OAuth Flaw Exposed Social Media Logins to Account TakeoverNow-Fixed Expo Framework API Vulnerability Posed Credential, Identity Theft Risks
A new OAuth-related vulnerability in an open-source application development framework could expose Facebook, Google, Apple and Twitter users to account takeover, personal data leakage, identity theft, financial fraud and unauthorized actions on other online platforms, security researchers said.
API security firm Salt Security discovered the security flaw in the Expo framework, which is used by many online services to implement an OAuth authentication protocol. The vulnerability, which is part of the software's social login functionality, is tracked as CVE-2023-28131.
The vulnerability allows a malicious actor to perform actions on behalf of a compromised accounts of online platforms.
OAuth is a standard protocol for users to grant access to their private resources on one website or application to another website or application, without sharing their login credentials. How it does this is complicated and can lead to security issues. Salt Labs researchers discovered that by changing some steps in the OAuth process on the Expo site, they could take control of other accounts and steal personal information such as credit card numbers, private messages and health records - and perform tasks online on behalf of other users.
Expo framework is an open-source platform to develop applications for mobile and web platforms. According to the Salt Security researchers, the Expo framework is used by 650,000 developers at a variety of major companies.
The platform also allows developers to build native apps using a single codebase and provides a set of tools, libraries and services that simplifies the development process. "One of the included services is OAuth, which lets developers easily integrate a social sign-in component into their website," researchers said.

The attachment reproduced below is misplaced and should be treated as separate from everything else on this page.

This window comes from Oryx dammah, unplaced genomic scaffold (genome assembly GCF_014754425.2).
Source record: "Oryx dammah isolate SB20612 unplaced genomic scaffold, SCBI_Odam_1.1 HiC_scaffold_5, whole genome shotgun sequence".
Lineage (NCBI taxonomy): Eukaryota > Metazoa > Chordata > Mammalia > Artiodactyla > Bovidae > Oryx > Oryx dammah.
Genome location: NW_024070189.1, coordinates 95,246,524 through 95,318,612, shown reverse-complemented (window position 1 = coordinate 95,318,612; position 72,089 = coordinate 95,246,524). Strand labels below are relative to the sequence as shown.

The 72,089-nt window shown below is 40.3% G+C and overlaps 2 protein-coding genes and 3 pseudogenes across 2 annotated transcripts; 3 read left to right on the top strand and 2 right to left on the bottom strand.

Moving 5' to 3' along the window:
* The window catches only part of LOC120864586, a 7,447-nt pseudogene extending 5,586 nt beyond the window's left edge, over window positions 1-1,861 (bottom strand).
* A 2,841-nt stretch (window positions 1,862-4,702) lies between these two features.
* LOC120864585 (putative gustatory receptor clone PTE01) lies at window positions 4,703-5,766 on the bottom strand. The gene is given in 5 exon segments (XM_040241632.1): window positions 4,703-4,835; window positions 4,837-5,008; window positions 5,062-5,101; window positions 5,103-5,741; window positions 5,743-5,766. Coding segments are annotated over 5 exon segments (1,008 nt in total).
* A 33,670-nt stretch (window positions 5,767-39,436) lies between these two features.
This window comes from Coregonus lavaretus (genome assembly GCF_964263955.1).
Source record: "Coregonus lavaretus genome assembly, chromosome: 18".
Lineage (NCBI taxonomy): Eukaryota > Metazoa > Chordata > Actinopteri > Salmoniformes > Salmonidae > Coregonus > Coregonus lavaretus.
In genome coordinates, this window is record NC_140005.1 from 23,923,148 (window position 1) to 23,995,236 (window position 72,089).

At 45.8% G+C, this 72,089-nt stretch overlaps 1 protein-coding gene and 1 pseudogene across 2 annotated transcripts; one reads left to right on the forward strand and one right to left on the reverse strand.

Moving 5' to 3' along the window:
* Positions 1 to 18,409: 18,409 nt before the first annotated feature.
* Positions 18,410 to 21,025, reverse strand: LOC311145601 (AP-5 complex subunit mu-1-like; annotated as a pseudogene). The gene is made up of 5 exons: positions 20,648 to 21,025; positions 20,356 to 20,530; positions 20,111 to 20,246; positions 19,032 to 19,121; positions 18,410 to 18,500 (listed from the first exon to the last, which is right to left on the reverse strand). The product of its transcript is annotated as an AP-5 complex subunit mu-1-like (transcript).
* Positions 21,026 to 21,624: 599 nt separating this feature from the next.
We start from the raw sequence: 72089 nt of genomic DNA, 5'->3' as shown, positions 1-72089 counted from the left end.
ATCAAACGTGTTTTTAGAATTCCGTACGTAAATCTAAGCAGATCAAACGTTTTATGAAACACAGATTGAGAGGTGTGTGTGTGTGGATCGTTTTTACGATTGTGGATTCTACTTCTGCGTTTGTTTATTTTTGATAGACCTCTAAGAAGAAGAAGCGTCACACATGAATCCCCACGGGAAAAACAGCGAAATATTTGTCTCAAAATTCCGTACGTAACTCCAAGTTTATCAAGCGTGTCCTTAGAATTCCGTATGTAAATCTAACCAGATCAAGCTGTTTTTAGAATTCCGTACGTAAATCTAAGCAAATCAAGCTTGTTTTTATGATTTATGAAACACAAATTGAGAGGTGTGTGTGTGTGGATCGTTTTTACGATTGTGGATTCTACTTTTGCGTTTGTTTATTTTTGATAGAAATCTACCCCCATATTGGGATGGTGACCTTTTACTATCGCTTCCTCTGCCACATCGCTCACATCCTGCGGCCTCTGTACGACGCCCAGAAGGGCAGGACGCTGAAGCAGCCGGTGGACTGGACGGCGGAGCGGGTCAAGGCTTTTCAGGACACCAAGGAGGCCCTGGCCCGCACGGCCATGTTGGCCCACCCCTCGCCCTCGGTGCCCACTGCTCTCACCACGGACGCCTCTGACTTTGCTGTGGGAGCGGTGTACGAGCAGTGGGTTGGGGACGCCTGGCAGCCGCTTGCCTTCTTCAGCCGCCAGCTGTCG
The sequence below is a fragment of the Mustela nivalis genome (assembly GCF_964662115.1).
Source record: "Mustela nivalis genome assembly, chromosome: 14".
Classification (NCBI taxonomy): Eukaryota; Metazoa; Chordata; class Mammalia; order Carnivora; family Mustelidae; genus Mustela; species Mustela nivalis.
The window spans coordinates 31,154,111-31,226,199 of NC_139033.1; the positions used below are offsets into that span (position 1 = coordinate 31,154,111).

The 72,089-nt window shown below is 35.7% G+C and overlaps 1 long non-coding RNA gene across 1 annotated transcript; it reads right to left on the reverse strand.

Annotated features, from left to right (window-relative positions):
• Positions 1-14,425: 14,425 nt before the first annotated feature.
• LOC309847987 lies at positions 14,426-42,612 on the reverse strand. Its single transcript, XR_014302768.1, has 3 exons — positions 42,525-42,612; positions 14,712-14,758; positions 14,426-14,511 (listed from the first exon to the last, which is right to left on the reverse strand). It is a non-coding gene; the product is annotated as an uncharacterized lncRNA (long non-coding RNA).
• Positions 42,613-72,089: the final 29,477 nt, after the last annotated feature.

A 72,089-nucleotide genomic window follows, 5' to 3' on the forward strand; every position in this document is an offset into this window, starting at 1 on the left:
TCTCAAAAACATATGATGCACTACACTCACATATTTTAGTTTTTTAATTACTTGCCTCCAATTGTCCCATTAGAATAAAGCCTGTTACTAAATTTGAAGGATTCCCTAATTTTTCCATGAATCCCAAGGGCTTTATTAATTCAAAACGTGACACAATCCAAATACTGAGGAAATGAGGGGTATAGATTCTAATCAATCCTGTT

With the potential to affect hundreds of companies using Expo, Salt Labs researchers discovered this vulnerability in a popular online platform, Codecademy.com, which offers free coding classes across a dozen programming languages.
Salt Security identified the vulnerability on Jan. 24. It was reported to Expo on Feb. 18 and the company created a hotfix the same day and automatically provided mitigation, but it "recommends that customers update their deployment to deprecate this service to fully remove the risk."
Aviad Carmel, a security researcher at Salt Security, said this is the second OAuth vulnerability discovered in a third-party framework used by hundreds of companies, and it could have affected hundreds of websites and apps.
Carmel said that the OAuth vulnerability was part of the social sign-in process, in which Expo acts as an intermediary and transfers user credentials to the target website.
"Exploiting this vulnerability involves intercepting the flow mentioned above. By doing so, an attacker can manipulate Expo to send the user credentials to his own malicious domain instead of the intended destination," Carmel said.
To avoid similar mistakes in implementing OAuth, Carmel advises organizations to understand how OAuth functions and which endpoints can receive user inputs.
Many vendors are reporting a rise in API attacks and vulnerabilities in open-source software at a time when API traffic is growing rapidly with digital transformation programs. The largest breach in 2022 resulted from an API hack at Twitter that exposed the email addresses and other personal information of 221 million users.
Salt Security's API Security Report says its customers experienced a 117% increase in API attack traffic in 2022.